As Feds crack down on payday lenders, fintech startups see an opportunity

first_img 7SHARESShareShareSharePrintMailGooglePinterestDiggRedditStumbleuponDeliciousBufferTumblr The future looks grim for payday lenders. Comedian John Oliver has had them in his crosshairs since 2014, attracting millions of viewers and stirring up plenty of outrage. President Obama began expressing concerns about their exploitative lending practices last spring. Google announced last month that it would no longer allow payday lenders to advertise. And now federal watchdogs have unveiled new rules that would dismantle a business model that often traps borrowers desperate for cash in cycles of spiraling debt.“The very economics of the payday lending business model depend on a substantial percentage of borrowers being unable to repay the loan and borrowing again and again at high interest rates,” Richard Cordray, director of the Consumer Financial Protection Bureau (CFPB), told the New York Times.Payday lenders say the risks associated with serving subprime borrowers justify their practices (20% of payday loans result in re-borrowing and default). But regulators aren’t buying that argument and an increasing number of financial technology startups are reinventing the lending business with a model that promises to help borrowers and build their credit at the same time.“I applaud what the CFPB is doing,” says Joe Bayen, cofounder and CEO of a fintech startup called Lenny, which offers young borrowers credit lines up to $1,000 and a chance to improve their credit scores through a partnership with FICO. “We offer increasing balances based on how a user behaves. Everything is aimed at upward mobility and helping people.” continue reading »last_img read more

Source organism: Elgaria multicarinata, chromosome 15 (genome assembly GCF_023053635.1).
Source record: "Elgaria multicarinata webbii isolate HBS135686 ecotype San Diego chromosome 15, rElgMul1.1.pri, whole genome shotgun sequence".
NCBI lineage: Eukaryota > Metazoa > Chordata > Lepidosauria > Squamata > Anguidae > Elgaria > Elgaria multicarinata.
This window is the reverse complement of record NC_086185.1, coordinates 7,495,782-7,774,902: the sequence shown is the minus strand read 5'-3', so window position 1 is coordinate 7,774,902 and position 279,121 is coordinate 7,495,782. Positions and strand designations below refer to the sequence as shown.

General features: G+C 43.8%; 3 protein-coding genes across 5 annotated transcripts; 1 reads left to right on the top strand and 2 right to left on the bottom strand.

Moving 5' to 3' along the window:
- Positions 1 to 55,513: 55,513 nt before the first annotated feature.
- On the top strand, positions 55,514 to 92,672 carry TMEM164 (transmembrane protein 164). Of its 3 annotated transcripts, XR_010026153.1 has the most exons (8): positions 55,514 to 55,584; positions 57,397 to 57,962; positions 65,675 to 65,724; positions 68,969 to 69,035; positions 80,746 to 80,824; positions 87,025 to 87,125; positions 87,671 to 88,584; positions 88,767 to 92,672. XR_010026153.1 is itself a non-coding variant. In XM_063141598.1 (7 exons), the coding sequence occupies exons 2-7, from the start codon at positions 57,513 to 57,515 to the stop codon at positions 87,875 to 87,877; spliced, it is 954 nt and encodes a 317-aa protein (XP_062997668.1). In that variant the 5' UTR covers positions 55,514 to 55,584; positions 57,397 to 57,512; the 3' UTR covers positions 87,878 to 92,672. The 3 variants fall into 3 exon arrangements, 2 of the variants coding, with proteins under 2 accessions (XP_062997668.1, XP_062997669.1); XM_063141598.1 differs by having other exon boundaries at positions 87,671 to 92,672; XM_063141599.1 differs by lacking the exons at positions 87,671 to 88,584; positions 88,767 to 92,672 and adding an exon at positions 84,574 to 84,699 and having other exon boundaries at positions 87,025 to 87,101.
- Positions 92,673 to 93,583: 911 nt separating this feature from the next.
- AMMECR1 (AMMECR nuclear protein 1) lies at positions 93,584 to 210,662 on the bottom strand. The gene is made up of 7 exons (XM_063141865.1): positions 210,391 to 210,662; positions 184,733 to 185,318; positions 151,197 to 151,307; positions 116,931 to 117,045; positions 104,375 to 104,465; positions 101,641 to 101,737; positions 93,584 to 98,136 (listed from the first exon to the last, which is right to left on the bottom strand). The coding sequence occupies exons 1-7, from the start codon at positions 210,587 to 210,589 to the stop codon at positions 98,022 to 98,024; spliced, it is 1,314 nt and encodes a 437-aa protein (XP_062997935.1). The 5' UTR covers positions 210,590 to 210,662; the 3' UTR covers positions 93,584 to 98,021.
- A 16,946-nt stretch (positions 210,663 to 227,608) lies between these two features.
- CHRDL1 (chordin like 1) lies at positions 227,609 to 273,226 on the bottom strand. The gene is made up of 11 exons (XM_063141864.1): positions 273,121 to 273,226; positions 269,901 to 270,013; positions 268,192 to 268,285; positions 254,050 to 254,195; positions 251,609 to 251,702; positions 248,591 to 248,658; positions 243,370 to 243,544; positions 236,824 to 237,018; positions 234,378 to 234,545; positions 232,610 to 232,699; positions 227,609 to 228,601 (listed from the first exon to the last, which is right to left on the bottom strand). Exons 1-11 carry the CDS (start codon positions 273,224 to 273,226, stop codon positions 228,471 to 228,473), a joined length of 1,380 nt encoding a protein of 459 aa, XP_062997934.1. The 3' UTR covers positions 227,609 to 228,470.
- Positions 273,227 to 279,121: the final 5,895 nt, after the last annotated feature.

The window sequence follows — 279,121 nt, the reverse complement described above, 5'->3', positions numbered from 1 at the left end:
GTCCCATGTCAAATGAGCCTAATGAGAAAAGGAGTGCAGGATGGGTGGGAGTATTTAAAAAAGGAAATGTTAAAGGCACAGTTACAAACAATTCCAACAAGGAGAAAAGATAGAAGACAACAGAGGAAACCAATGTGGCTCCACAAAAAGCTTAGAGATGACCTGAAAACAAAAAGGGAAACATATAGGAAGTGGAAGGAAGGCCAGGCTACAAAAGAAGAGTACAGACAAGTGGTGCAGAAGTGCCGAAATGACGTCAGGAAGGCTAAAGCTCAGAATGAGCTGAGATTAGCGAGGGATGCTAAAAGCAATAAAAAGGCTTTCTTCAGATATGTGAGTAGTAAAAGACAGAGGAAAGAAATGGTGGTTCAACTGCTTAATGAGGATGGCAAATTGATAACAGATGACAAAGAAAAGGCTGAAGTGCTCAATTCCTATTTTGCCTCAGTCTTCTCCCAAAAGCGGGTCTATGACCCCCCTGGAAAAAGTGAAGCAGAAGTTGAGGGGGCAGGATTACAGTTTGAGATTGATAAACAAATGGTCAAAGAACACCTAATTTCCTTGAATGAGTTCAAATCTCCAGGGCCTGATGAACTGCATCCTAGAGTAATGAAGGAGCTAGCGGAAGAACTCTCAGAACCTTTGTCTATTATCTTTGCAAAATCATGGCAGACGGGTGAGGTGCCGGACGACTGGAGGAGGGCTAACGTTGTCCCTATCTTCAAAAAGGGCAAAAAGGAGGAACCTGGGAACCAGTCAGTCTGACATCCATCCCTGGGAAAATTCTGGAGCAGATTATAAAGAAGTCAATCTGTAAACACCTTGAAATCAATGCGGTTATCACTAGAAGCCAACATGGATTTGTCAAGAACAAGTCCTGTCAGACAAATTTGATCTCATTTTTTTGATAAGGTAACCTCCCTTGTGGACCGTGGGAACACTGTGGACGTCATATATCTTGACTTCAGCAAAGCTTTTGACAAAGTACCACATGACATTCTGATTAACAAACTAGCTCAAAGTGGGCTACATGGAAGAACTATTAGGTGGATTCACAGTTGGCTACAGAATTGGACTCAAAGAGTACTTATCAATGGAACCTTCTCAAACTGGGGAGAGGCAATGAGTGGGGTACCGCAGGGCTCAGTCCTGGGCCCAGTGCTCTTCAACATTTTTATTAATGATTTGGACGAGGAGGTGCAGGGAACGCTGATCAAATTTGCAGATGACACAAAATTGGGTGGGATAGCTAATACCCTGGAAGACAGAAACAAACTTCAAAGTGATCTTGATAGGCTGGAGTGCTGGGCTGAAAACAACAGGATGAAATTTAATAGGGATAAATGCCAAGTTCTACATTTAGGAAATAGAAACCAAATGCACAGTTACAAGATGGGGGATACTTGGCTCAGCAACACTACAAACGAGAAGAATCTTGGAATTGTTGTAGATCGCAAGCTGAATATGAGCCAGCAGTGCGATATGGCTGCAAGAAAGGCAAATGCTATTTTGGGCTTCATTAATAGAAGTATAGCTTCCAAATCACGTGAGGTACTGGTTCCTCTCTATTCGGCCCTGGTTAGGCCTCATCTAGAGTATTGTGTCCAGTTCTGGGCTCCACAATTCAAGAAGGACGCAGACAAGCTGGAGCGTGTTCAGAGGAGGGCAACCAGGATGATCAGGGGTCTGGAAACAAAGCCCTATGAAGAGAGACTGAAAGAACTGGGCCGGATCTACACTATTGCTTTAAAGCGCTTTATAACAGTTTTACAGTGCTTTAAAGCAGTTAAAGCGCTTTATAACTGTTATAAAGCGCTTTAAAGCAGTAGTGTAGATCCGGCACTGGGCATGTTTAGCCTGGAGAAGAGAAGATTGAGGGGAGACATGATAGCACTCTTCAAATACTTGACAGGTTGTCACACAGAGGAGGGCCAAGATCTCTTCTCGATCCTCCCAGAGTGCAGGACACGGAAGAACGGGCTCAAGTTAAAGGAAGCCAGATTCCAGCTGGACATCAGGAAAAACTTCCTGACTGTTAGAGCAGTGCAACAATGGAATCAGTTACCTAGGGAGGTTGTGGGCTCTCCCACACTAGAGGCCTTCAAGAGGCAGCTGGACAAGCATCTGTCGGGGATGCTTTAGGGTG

Payments: The need for speed

first_img continue reading » In payments, fast can be defined in a single word: immediate.“Consumers experience real-time transfers across a variety of fintech tools. That expectation carries over to their relationship with traditional providers, including credit unions,” says Tom Church-Adams, SVP/lead, payments solution line, for CUES Supplier member CO-OP Financial Services, Rancho Cucamonga, California. “And nearly everything is immediate, thanks to digital channels, faster network speeds and innovation in supply chain models.”Church-Adams reflects on other areas of immediacy in our lives.“In many cities, groceries are at your door in a matter of hours. In all parts of the world, doctors and mental health practitioners diagnose ailments in real-time from an iPad. We buy cars and homes in online marketplaces. Paying rent, getting paid for a gig, sending cash to a friend—these are everyday tasks consumers expect to be simple, seamless and speedy.” ShareShareSharePrintMailGooglePinterestDiggRedditStumbleuponDeliciousBufferTumblrlast_img read more